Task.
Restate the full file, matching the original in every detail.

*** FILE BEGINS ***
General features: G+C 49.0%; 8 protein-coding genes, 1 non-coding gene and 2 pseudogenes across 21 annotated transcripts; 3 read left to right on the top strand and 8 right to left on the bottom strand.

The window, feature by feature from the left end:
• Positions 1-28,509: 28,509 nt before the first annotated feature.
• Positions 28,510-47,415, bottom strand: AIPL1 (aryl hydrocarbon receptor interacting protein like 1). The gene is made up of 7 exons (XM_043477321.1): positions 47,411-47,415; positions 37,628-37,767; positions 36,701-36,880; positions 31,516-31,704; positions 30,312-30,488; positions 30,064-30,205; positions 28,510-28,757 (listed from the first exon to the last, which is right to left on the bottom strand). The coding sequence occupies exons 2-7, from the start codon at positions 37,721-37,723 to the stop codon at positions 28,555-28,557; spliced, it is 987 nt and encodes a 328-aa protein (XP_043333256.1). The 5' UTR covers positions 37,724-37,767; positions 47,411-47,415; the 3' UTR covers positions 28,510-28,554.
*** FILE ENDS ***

General features: G+C 49.0%; 8 protein-coding genes, 1 non-coding gene and 2 pseudogenes across 21 annotated transcripts; 3 read left to right on the top strand and 8 right to left on the bottom strand.

The window, feature by feature from the left end:
• Positions 1-28,509: 28,509 nt before the first annotated feature.
• Positions 28,510-47,415, bottom strand: AIPL1 (aryl hydrocarbon receptor interacting protein like 1). The gene is made up of 7 exons (XM_043477321.1): positions 47,411-47,415; positions 37,628-37,767; positions 36,701-36,880; positions 31,516-31,704; positions 30,312-30,488; positions 30,064-30,205; positions 28,510-28,757 (listed from the first exon to the last, which is right to left on the bottom strand). The coding sequence occupies exons 2-7, from the start codon at positions 37,721-37,723 to the stop codon at positions 28,555-28,557; spliced, it is 987 nt and encodes a 328-aa protein (XP_043333256.1). The 5' UTR covers positions 37,724-37,767; positions 47,411-47,415; the 3' UTR covers positions 28,510-28,554.